3) Provide information - consumers like to be provided information and providing it on your site makes conversion more likely. So, if you only offer free delivery on orders over $10, let the visitor know this; if you don't deliver outside the UK, make this visible too. Removing doubt and providing info creates customers.

4) Keep things consistent - if your homepage has links down the right hand side, and drop down menus on the top, try and make sure these core navigational elements remain consistent across all your other pages on the site. Likewise, if you highlight links using underlined blue text on one page, don't use italicised red text on another. Try and keep things consistent. By doing this, users know exactly where they stand and will feel comfortable and confident about navigating through your site.

5) Create a clear sales funnel - know where you want your visitors to go when they land on your site, and make this pathway as clear and easy to navigate through as possible. For example, if you want people to send you a contact form, make the link to this form as obvious as possible (without it being so big it interferes with the basic usability of the site).

6) Make checkout nice and easy - the number one stage at which customers drop out of the sales funnel is during checkout. We've all done it - you get all your purchases ready in your basket, go and total up the costs, then, for whatever reason, decide not to proceed. There are two main reasons - one is that checkout is somehow complication (perhaps requiring registration first, or maybe it asks for too much information or is vague in what info is required) or there's something dubious or unexpected at the checkout point (hidden charges or an error message of some kind). In any of these cases, expect conversion rates to plummet. It really is in your interests to ensure checkout goes well - after all, this is the home straight to conversion, and the point to which all your hard marketing work has led!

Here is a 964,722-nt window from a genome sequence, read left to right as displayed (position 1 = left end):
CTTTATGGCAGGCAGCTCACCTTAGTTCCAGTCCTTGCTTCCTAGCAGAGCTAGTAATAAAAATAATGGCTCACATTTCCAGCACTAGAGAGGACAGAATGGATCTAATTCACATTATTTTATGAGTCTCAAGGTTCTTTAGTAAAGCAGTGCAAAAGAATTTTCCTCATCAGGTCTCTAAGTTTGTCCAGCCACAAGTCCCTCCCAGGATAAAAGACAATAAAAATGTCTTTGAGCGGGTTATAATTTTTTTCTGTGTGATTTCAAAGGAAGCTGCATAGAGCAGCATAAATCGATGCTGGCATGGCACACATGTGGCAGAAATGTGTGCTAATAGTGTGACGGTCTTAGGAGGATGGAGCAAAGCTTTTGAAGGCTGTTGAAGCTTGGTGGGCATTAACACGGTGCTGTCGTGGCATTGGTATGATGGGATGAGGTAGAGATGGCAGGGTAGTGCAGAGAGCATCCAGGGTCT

Tuesday, 22 May 2007

Checkouts - Google vs Paypal

Since the launch of Google Checkout, there has been much talk about whether Paypal's dominance of the online checkout market would be under threat. It seems the launch of the search giant's offering has been taken seriously by Paypal, who have recently launched a new set of incentives to ensure banks and technology providers use their Express Checkout service rather than Google Checkout. Paypal are now offering a $2500 bonus, tech support and marketing materials to merchants who sign up to their Express platform.

I think Paypal are right to launch this counter-attack in the "Checkout Wars". After all, with very little to separate the two systems in terms of functionality and cost, Google have a subtle advantage in their favour - they have the Google Checkout badge to offer. A number of commentators have already noted the increase in CTR the presence of the logo brings PPC advertisers. It seems Google were very aware of this fact, and made a bold move early on to make the GC badge even more visible in the listings (see below).